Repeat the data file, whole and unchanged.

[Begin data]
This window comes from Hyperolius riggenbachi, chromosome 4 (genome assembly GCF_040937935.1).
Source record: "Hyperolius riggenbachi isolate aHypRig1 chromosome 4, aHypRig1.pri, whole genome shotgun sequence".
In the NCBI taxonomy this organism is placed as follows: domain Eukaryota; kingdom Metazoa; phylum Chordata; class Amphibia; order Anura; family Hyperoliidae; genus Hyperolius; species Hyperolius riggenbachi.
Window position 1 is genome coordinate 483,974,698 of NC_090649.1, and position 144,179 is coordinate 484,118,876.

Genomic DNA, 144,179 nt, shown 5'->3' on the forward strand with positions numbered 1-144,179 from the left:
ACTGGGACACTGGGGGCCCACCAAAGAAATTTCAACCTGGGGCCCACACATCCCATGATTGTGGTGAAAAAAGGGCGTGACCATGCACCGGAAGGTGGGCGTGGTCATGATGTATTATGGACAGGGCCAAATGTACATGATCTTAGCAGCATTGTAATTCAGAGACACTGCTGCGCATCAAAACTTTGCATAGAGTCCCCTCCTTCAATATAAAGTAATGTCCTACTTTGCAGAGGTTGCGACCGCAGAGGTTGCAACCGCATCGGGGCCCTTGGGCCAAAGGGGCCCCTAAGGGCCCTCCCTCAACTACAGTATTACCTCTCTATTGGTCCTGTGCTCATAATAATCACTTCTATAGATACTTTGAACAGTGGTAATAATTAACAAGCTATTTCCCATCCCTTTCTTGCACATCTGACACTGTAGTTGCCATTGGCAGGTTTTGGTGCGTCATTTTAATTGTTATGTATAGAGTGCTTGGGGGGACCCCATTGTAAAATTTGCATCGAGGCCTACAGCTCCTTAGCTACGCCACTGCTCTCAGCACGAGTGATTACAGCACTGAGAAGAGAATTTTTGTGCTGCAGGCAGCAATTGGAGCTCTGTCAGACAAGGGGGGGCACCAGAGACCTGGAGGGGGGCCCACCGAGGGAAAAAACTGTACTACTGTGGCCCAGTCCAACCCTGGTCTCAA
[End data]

This window comes from Hyperolius riggenbachi, chromosome 4 (genome assembly GCF_040937935.1).
Source record: "Hyperolius riggenbachi isolate aHypRig1 chromosome 4, aHypRig1.pri, whole genome shotgun sequence".
In the NCBI taxonomy this organism is placed as follows: domain Eukaryota; kingdom Metazoa; phylum Chordata; class Amphibia; order Anura; family Hyperoliidae; genus Hyperolius; species Hyperolius riggenbachi.
Window position 1 is genome coordinate 483,974,698 of NC_090649.1, and position 144,179 is coordinate 484,118,876.

Genomic DNA, 144,179 nt, shown 5'->3' on the forward strand with positions numbered 1-144,179 from the left:
ACTGGGACACTGGGGGCCCACCAAAGAAATTTCAACCTGGGGCCCACACATCCCATGATTGTGGTGAAAAAAGGGCGTGACCATGCACCGGAAGGTGGGCGTGGTCATGATGTATTATGGACAGGGCCAAATGTACATGATCTTAGCAGCATTGTAATTCAGAGACACTGCTGCGCATCAAAACTTTGCATAGAGTCCCCTCCTTCAATATAAAGTAATGTCCTACTTTGCAGAGGTTGCGACCGCAGAGGTTGCAACCGCATCGGGGCCCTTGGGCCAAAGGGGCCCCTAAGGGCCCTCCCTCAACTACAGTATTACCTCTCTATTGGTCCTGTGCTCATAATAATCACTTCTATAGATACTTTGAACAGTGGTAATAATTAACAAGCTATTTCCCATCCCTTTCTTGCACATCTGACACTGTAGTTGCCATTGGCAGGTTTTGGTGCGTCATTTTAATTGTTATGTATAGAGTGCTTGGGGGGACCCCATTGTAAAATTTGCATCGAGGCCTACAGCTCCTTAGCTACGCCACTGCTCTCAGCACGAGTGATTACAGCACTGAGAAGAGAATTTTTGTGCTGCAGGCAGCAATTGGAGCTCTGTCAGACAAGGGGGGGCACCAGAGACCTGGAGGGGGGCCCACCGAGGGAAAAAACTGTACTACTGTGGCCCAGTCCAACCCTGGTCTCAA